Archive for October, 2013

NaNoWriMo prep

October 27, 2013

Are you participating in NaNoWriMo? It starts in just 5 short days!  Have you plotted everything out yet?  Have you figured out a schedule so that you can get in your word count every day? Are you stocked up on your caffeinated beverage of choice? 

You haven’t?  What is wrong with you?  Panic!

Well, not really.  I haven’t yet prepared for NaNo yet either! Ok, so I started a little.  I have an idea in mind and have fleshed out the characters a bit, but that was because it was the story I was going to do last year. (I switched stories at the last minute)  It might be a good time to sit down and at least get an idea for your story.  Maybe think a little about your characters and a little about the plot so you have someplace to go when you sit at your keyboard on November 1st.  You don’t want to sit down and freeze– drool is not very attractive!

One suggestion I have is write a little bit in your character’s voice so you are not just meeting them for the first time when you sit down to write.  This does not count towards your word goal, but it sure will make it easier to get into your character’s head when you are writing about them come November.

Another suggestion is to come up with a plot and some major plot points.  Having an idea for a world or some characters in difficult situations is all well and good, but that is not the same as having a plot.  I discovered this 2 years ago when doing NaNo.  I had a vague idea of some characters and the word they lived in, but so what?  I didn’t know what these characters were going to do with themselves or what the point of my story was.  If I were a discovery writer that would be all well and good, but alas, I am not.  Not knowing where I am going makes me freeze up.  Doing a writing exercise without a main plot in mind to start with is all well in good, but for me 50,000 words without a plan is a daunting task!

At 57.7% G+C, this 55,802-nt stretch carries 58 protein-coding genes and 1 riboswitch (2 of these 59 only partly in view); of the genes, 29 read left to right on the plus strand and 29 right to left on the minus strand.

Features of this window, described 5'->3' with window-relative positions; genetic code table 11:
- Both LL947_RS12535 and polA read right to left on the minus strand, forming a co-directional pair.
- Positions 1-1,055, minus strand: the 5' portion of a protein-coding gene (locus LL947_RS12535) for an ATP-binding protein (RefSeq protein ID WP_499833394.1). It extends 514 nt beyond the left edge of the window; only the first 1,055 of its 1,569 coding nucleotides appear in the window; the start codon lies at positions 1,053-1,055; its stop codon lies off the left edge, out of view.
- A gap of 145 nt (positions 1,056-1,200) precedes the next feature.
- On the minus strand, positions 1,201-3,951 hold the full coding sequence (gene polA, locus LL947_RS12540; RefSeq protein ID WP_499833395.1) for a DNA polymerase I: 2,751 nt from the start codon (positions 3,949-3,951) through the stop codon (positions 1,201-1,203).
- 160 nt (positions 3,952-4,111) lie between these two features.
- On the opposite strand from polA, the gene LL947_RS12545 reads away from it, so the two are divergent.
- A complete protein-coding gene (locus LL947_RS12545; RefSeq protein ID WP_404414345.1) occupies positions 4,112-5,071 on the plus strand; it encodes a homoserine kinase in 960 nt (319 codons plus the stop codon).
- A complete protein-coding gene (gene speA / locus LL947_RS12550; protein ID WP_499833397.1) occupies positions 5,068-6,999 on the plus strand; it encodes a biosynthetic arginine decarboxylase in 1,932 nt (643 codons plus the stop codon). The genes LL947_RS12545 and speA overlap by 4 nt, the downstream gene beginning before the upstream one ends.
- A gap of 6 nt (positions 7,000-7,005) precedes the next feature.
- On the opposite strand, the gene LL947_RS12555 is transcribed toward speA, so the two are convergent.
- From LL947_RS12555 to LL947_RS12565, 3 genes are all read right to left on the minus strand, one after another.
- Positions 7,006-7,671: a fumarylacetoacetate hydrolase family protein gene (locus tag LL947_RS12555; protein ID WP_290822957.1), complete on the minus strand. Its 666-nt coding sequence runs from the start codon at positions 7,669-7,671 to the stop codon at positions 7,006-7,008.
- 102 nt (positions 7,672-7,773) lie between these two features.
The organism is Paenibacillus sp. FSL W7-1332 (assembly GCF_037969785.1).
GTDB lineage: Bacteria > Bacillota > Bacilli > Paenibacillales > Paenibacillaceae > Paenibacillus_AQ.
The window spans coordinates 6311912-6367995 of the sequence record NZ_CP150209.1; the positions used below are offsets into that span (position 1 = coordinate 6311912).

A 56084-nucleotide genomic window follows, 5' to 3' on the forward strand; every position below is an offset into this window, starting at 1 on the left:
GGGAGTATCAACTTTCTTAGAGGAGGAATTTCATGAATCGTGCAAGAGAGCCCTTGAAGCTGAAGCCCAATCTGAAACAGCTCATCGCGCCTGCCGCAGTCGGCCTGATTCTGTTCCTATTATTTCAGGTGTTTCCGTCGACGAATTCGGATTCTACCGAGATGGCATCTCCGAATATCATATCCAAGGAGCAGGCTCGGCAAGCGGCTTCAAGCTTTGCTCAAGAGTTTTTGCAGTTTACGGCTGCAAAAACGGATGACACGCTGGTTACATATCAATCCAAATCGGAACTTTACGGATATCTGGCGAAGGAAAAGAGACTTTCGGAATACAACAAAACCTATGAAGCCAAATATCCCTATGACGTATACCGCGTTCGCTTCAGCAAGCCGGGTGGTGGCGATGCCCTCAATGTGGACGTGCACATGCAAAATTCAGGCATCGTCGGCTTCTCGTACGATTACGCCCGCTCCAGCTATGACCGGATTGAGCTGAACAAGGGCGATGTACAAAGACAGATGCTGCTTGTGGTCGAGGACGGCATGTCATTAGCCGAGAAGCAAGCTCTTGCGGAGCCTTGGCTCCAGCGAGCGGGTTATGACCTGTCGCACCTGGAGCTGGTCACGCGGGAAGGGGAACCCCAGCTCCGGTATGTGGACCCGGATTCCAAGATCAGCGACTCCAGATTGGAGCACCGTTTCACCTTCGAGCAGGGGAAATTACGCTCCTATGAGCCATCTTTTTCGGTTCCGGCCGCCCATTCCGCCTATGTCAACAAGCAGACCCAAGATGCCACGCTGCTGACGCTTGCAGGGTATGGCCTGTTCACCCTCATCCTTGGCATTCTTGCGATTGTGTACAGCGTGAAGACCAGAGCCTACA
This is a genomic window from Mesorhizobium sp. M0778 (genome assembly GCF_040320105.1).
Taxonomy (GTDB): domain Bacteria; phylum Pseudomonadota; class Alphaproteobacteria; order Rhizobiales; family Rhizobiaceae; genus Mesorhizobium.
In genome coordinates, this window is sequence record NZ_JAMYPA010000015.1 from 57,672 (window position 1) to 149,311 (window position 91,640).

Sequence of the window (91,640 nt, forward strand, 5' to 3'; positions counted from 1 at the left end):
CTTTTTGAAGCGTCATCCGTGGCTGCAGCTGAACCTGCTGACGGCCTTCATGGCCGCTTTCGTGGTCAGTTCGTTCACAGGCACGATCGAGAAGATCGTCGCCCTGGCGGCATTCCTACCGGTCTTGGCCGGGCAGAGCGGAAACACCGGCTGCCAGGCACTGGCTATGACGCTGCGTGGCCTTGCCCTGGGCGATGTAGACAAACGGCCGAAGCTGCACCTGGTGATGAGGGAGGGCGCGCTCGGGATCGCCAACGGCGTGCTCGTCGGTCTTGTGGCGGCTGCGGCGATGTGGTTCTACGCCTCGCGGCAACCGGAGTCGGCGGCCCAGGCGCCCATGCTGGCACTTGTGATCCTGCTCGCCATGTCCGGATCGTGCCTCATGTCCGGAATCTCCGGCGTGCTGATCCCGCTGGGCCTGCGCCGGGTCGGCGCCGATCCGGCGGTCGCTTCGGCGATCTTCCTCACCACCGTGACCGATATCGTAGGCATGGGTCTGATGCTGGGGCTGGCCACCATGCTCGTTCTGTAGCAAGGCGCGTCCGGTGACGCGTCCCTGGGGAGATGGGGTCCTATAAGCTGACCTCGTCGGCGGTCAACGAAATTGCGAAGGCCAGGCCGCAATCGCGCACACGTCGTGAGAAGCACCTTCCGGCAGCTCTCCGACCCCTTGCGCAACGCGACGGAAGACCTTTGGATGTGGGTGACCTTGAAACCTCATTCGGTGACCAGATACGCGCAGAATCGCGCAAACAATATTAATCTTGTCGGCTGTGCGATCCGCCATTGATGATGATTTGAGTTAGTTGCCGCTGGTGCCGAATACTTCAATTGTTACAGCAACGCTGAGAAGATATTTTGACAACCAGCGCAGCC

Here is a quick rundown of a few of the places that I go to for writing information (with a few duplications from my earlier NaNo post)

Writing excuses podcasts: http://www.writingexcuses.com/

These are just 15 minutes long and include various topics (you can hear all of the archived podcasts) by published authors.

 *You can listen to these, get great advice, and get all excited to write!!

 

Jim Butcher’s Livejournal: http://jimbutcher.livejournal.com/

It has been a while since he has posted, but the advice that he gives on plotting is great. I also think that Jim Butcher is my favorite author, so if I could write anything close to as well as him I would be so happy!

 

Michael Stackpole’s 21 days to a novel (ebook): http://www.amazon.com/Novel-Secrets-Writing-Guides-ebook/dp/B0029O0ANM

This ebook leads you through character development and plotting before you start your novel.  It may be a little late for this now, but this is what I am using to get ready.  You could do this in fast forward if you have time, or maybe take the main points.

 

Terribleminds by Chuck Wendig: http://terribleminds.com/

Author Chuck Wendig blogs about writing and writers.  Warning, he is also very good at swearing, often in creative, but entertaining, ways.

 

David Farland writing tips: http://www.davidfarland.net/writing_tips/

Author David Farland (Dave Wolverton) gives writing tips that can be delivered to your inbox daily.